With research being funded more and more by the pharmaceutical industry and incentives in the form of shares or cash for rendering various services becoming the order of the day, there is a compelling need for physician-researchers to disclose any conflict of interest when submitting papers to journals. While clash of interest by itself may not necessarily mean any wrongdoing, revealing it would help editors and those involved in the publication process take an informed decision, and the readers view the results of a study in the proper perspective. The requirement to declare conflict of interest covers the entire spectrum — authors of papers, editorial writers, peer reviewers and so on — to alert readers of any potential bias. Yet, medical journals have been struggling to find a way to make the self-declaration comprehensive. Ambiguity and lack of uniformity in self-declaration policies by different journals have been the main reasons why authors fail to reveal competing interests while submitting their work to different journals. Whatever the reason, the non-declaration affects scientific enterprise and erodes the credibility of peer-reviewed literature. It is to remove these deficiencies that the International Committee of Medical Journal Editors (ICMJE) has recently come out with a uniform format for disclosing competing interests.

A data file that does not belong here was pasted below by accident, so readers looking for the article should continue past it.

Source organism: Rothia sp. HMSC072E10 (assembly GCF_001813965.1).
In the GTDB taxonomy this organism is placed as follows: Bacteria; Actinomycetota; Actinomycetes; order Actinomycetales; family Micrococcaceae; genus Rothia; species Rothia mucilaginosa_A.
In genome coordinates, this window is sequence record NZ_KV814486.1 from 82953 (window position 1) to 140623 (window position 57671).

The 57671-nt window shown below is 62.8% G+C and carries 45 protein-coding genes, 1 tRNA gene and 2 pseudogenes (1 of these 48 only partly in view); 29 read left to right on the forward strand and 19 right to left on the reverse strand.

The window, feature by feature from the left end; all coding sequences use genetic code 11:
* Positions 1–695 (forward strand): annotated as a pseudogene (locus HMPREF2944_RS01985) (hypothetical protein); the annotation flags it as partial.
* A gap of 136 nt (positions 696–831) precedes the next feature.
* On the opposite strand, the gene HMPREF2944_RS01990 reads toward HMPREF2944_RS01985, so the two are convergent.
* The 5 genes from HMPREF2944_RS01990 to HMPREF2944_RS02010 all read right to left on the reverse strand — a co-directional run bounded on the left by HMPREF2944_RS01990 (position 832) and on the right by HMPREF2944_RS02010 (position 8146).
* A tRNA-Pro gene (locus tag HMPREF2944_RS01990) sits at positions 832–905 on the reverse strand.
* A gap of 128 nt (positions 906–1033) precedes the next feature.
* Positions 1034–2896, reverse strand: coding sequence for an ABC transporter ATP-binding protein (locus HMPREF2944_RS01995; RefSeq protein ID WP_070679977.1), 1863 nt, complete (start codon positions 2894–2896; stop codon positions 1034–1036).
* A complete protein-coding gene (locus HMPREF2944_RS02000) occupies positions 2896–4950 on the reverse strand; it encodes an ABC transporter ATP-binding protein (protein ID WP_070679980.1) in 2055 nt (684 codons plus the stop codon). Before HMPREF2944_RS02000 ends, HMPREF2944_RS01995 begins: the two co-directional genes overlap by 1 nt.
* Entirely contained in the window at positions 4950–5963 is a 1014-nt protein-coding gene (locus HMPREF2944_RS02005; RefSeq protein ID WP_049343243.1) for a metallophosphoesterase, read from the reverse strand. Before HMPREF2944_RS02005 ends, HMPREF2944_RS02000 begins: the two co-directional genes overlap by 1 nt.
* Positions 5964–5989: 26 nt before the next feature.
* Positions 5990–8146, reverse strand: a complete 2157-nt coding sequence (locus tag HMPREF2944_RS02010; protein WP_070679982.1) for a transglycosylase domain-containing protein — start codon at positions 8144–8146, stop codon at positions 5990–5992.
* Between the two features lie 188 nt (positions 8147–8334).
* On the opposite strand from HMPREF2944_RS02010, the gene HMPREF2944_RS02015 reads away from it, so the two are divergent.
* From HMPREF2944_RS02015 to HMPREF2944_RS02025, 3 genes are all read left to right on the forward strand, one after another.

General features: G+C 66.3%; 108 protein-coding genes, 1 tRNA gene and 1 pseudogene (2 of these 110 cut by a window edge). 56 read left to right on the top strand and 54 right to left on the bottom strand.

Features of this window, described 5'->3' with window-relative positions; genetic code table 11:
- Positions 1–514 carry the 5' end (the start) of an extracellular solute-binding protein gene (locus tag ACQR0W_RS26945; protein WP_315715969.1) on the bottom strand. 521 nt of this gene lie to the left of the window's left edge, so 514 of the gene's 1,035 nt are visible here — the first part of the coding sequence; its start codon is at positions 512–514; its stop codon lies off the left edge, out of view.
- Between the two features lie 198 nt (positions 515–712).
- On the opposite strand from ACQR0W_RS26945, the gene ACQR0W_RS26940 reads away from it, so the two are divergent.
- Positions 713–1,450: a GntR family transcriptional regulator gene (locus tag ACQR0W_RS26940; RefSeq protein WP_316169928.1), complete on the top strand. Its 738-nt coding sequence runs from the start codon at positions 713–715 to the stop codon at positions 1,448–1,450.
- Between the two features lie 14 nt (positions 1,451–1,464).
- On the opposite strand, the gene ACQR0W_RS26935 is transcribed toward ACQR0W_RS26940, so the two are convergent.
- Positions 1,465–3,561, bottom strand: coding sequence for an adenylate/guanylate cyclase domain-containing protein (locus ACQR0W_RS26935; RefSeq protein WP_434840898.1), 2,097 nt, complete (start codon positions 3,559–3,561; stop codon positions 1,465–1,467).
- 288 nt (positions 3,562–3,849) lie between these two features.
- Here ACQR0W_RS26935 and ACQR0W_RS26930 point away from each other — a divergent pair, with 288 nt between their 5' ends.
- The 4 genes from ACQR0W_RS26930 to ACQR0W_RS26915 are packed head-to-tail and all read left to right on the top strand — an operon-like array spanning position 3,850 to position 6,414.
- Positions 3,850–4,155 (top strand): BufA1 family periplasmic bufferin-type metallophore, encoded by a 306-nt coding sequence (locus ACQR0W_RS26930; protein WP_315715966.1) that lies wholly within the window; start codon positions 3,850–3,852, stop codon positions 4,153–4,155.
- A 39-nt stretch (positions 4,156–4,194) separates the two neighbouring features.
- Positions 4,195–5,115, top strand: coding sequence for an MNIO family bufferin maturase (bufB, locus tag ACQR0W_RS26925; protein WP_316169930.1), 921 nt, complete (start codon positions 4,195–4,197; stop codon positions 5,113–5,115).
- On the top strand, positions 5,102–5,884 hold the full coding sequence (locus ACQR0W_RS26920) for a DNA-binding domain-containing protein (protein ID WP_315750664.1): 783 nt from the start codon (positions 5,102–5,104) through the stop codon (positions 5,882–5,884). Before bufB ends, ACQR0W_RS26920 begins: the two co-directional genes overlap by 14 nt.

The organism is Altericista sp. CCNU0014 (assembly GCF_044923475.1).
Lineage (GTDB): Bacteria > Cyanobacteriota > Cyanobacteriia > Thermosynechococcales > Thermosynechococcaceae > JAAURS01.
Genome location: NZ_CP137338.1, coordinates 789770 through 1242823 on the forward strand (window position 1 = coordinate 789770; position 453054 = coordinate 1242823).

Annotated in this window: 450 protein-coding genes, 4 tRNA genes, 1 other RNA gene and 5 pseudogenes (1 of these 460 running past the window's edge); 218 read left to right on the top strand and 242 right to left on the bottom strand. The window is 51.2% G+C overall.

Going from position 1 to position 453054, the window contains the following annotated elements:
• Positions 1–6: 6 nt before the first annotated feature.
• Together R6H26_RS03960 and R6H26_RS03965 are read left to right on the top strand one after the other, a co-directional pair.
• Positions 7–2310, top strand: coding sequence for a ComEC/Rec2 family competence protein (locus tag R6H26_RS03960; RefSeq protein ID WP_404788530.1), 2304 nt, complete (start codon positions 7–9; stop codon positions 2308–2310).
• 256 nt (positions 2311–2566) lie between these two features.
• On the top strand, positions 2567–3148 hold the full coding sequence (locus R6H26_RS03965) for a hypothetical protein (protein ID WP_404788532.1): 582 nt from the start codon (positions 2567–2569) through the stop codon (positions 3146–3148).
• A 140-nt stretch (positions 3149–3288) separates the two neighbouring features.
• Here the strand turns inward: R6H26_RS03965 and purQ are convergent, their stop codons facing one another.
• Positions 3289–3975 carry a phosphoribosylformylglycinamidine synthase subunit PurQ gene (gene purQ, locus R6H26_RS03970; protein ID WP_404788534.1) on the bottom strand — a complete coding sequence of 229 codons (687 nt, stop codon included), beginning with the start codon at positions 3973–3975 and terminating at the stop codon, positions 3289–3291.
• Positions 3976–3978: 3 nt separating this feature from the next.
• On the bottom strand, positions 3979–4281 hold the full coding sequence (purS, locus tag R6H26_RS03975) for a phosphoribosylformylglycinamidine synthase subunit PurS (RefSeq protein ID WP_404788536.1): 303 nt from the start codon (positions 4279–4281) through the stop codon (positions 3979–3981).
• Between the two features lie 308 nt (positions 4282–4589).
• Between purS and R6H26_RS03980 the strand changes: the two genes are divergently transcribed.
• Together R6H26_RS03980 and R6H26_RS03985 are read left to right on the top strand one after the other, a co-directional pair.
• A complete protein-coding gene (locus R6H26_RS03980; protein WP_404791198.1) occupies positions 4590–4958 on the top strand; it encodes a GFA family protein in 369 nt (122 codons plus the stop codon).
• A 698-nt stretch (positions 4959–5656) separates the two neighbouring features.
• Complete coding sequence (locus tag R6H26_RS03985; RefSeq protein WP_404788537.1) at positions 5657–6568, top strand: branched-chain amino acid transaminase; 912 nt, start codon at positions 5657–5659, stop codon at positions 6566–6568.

The format, to be adopted in April next year after taking into account the concerns of the users, requires a declaration that covers a wide range of issues. Apart from the standard declaration of association with commercial establishments, the users are required to disclose non-financial benefits — political, religious and personal, to name a few. Though the requirement to declare religious conflicts may appear an overzealous attempt, certain areas of medical research do evoke religious conflicts. That many scientists are opposed to embryonic stem cell research on ethical and religious grounds is well known. In fact, opposition to infertility research in general on religious grounds is a historical fact. The users would also be required to declare any financial association involving their spouse or children under 18 years. Much like its success in bringing about more accountability and transparency in the way clinical trials are conducted by forcing the industry to fall in line and register trials prior to the recruitment of the first volunteer, the ICMJE’s latest initiative will go some way to cleanse the system.